I find it nearly impossible to classify Rebecca Solsnit's book as any one genre of literature. Memoir, travel, philosophy... she is one of those Renaissance women who writes contemporary philosophy that is too fine to be called "every day" and too accessible to be called "high brow." It's vaguely reminiscent of Alain de Botton in the essayist tone but she's more focused on memoir and personal experience than de Botton. She's also incredibly environmentally aware (unsurprising that she emphasizes nature and wilderness as people become more and more frightened of that which isn't totally tamed, under our control, and complete with a Starbucks).
A Field Guide to Getting Lost discusses many interpretations and experiences of the word "lost." Because she gives a rather personal account of losing things and being lost, it's hard for me to put into words a personal reaction to her work. Instead, I offer you this link to a Village Voice article about this book... and I probably illegally reproduce a selection from one of her chapters here:
The world is blue at its edges and in its depths. This blue is the light that got lost. Light at the blue end of the spectrum does not travel the whole distance from the sun to us. It disperses among the molecules of the air, it scatters in water. Water is colorless, shallow water appears to be the color of whatever lies underneath it, but deep water is full of this scattered light, the purer the water the deeper the blue. The sky is blue for the same reason, but the blue at the horizon, the blue of land that seems to be dissolving into the sky, is a deeper, dreamier, melancholy blue, the blue at the farthest reaches of the places where you see for miles, the blue of distance. This light that does not touch us, does not travel the whole distance, the light that gets lost, gives us the beauty of the world, so much of which is in the color blue.Buy the book here. You know you want to.
For many years, I have been moved by the blue at the far edge of what can be seen, the color of horizons, of remote mountain ranges, of anything far away. The color of that distance is the color of an emotion, the color of solitude and of desire, the color of there seen from here, the color of where you are not. And the color of where you can never go. For the blue is not in the place those miles away at the horizon, but in the atmospheric distance between you and the mountains. "Longing," says the poet Robert Haas, "because desire is full of endless distances." Blue is the color of longing for the distances you never arrive in, for the blue world. One soft humid early spring morning driving a winding road across Mount Tamalpais, the 2,500-foot mountain just north of the Golden Gate Bridge, a bend reveals a sudden vision of San Francisco in shades of blue, a city in a dream, and I was filled with a tremendous yearning to live in that place of blue hills and blue buildings, though I do live there, I had just left there after breakfast, and the brown coffee and yellow eggs and green traffic lights filled me with no such desire, and besides I was looking forward to going hiking on the mountain's west slope.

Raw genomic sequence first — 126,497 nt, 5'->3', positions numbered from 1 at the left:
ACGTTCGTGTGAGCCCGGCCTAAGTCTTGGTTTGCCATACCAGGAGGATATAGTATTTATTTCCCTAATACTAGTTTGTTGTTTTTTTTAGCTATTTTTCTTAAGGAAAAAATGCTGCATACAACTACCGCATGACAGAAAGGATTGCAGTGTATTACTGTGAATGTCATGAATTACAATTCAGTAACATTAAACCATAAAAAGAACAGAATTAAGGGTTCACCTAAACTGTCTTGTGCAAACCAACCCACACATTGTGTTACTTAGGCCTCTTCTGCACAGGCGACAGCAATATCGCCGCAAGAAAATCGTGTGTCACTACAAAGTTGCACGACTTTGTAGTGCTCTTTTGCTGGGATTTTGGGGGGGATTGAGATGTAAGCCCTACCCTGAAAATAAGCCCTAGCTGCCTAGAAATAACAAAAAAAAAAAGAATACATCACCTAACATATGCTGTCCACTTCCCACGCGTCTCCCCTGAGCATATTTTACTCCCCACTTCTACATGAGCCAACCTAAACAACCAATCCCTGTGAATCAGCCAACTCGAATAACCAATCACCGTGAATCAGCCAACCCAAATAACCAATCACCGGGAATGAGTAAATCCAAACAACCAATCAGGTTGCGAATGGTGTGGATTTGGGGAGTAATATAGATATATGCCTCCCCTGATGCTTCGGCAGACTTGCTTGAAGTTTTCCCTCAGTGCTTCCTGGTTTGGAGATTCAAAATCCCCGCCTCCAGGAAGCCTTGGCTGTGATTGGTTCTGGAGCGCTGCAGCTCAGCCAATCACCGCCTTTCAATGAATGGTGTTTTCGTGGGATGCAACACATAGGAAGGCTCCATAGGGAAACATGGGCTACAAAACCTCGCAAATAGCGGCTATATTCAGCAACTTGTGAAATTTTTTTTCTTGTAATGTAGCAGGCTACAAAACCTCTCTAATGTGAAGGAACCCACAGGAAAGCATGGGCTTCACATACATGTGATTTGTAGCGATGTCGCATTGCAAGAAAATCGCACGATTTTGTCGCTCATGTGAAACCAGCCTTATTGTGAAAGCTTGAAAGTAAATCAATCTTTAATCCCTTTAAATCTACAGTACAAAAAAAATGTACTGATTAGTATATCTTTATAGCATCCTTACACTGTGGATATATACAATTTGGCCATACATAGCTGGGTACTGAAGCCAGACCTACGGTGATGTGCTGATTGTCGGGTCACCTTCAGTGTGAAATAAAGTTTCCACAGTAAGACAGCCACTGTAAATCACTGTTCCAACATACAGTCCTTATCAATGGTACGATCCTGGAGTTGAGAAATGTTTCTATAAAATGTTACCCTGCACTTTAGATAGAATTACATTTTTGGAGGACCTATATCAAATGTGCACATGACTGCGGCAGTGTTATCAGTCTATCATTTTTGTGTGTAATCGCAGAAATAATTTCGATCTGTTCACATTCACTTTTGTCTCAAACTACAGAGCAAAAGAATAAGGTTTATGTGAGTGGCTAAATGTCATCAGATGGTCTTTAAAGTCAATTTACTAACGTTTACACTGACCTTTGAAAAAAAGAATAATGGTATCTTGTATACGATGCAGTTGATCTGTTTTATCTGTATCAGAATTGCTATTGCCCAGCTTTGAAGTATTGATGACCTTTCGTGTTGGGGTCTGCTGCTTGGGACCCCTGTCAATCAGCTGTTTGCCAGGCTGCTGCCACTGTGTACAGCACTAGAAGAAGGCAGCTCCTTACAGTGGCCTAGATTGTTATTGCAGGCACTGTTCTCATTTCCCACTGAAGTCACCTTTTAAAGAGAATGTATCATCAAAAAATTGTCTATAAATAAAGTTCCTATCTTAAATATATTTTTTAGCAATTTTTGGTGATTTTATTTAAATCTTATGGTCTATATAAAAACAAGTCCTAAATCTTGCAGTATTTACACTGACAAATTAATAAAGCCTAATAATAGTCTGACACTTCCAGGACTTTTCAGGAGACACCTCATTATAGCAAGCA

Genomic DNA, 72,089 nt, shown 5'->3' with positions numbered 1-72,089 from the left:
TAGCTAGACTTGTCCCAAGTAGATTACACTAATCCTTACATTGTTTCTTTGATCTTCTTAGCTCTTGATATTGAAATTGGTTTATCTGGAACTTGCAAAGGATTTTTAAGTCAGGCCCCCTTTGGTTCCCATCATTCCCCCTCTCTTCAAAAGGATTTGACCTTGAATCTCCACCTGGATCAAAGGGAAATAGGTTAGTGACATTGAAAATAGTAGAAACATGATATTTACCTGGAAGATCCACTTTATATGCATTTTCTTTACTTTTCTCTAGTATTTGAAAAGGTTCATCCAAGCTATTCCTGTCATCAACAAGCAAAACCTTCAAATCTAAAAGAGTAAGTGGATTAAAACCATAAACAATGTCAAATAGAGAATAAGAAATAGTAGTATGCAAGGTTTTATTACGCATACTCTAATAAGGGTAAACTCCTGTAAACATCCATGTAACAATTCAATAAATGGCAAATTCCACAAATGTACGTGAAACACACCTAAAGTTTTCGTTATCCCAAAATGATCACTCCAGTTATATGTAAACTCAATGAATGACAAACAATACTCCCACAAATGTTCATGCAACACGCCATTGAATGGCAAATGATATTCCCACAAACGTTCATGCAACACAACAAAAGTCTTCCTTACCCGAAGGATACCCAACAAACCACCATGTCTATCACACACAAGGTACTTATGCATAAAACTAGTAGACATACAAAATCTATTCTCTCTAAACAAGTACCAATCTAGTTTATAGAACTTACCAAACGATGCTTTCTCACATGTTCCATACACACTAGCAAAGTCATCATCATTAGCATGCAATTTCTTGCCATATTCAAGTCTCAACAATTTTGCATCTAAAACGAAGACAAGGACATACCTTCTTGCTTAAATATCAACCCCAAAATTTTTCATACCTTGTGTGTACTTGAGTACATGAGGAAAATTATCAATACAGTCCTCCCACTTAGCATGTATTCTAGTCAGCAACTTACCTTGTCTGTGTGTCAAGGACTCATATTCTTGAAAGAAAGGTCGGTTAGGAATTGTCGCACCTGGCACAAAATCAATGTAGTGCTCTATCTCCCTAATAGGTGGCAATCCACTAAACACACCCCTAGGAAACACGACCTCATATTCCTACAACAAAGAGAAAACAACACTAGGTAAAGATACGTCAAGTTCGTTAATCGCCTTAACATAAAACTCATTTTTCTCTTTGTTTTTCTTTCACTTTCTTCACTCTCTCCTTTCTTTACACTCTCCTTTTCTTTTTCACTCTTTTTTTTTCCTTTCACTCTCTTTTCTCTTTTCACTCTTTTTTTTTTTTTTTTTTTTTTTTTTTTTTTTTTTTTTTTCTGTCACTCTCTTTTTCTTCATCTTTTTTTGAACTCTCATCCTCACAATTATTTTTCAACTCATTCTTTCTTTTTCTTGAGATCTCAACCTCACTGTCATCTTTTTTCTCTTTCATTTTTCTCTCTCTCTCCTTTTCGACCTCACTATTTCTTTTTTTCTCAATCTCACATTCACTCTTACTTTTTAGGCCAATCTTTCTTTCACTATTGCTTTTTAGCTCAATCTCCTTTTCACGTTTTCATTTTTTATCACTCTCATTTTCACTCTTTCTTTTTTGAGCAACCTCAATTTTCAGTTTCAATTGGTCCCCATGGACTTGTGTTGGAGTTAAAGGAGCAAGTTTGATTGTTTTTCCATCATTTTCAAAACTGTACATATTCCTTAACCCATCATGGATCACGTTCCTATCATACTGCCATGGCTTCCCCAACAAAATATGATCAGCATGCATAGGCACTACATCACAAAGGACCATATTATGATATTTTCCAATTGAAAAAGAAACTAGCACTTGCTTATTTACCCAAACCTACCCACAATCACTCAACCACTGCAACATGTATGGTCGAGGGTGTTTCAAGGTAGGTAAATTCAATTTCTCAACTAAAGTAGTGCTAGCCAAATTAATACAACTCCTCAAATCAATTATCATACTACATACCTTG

We treat desire as a problem to be solved, address what desire is for and focus on that something and how to acquire it rather than on the nature and the sensation of desire, though often it is the distance between us and the object of desire that fills the space in between with the blue of longing. I wonder sometimes whether with a slight adjustment of perspective it could be cherished as a sensation on its own terms, since it is as inherent to the human condition as blue is to distance? If you can look across the distance without wanting to close it up, if you can own your longing in the same way that you own the beauty of that blue that can never be possessed? For something of this longing will, like the blue of distance, only be relocated, not assuaged, by acquisition and arrival, just as the mountains cease to be blue when you arrive among them and the blue instead tints the next beyond. Somewhere in this is the mystery of why tragedies are more beautiful than comedies and why we take a huge pleasure in the sadness of certain songs and stories. Sometimes is always far away.
The mystic Simone Weil wrote to a friend on another continent, "Let us love this distance, which is thoroughly woven with friendship, since those who do not love each other are not separated." For Weil, love is the atmosphere that fills and colors the distance between herself and her friend. Even when that friend arrives on the doorstep, something remains impossibly remote: when you step forward to embrace them your arms are wrapped around mystery, around the unknowable, around that which cannot be possessed. The far seeps in even to the nearest. After all we hardly know our own depths.